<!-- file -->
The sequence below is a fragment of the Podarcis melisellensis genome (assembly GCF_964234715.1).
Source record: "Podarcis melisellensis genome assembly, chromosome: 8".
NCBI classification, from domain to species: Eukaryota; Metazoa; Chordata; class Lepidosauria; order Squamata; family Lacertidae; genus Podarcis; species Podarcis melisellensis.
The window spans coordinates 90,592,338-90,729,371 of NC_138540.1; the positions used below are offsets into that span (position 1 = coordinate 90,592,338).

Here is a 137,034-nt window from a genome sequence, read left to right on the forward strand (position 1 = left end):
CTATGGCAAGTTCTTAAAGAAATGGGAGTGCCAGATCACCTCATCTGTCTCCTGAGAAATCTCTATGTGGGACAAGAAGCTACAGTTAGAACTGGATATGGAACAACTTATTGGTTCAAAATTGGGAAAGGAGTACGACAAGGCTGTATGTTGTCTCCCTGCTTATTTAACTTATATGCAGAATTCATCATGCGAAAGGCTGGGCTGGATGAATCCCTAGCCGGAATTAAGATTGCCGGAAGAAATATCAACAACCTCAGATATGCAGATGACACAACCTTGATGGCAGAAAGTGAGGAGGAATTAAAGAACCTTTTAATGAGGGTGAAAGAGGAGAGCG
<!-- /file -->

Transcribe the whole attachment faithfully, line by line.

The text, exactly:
The sequence below is a fragment of the Podarcis melisellensis genome (assembly GCF_964234715.1).
Source record: "Podarcis melisellensis genome assembly, chromosome: 8".
NCBI classification, from domain to species: Eukaryota; Metazoa; Chordata; class Lepidosauria; order Squamata; family Lacertidae; genus Podarcis; species Podarcis melisellensis.
The window spans coordinates 90,592,338-90,729,371 of NC_138540.1; the positions used below are offsets into that span (position 1 = coordinate 90,592,338).

Here is a 137,034-nt window from a genome sequence, read left to right on the forward strand (position 1 = left end):
CTATGGCAAGTTCTTAAAGAAATGGGAGTGCCAGATCACCTCATCTGTCTCCTGAGAAATCTCTATGTGGGACAAGAAGCTACAGTTAGAACTGGATATGGAACAACTTATTGGTTCAAAATTGGGAAAGGAGTACGACAAGGCTGTATGTTGTCTCCCTGCTTATTTAACTTATATGCAGAATTCATCATGCGAAAGGCTGGGCTGGATGAATCCCTAGCCGGAATTAAGATTGCCGGAAGAAATATCAACAACCTCAGATATGCAGATGACACAACCTTGATGGCAGAAAGTGAGGAGGAATTAAAGAACCTTTTAATGAGGGTGAAAGAGGAGAGCG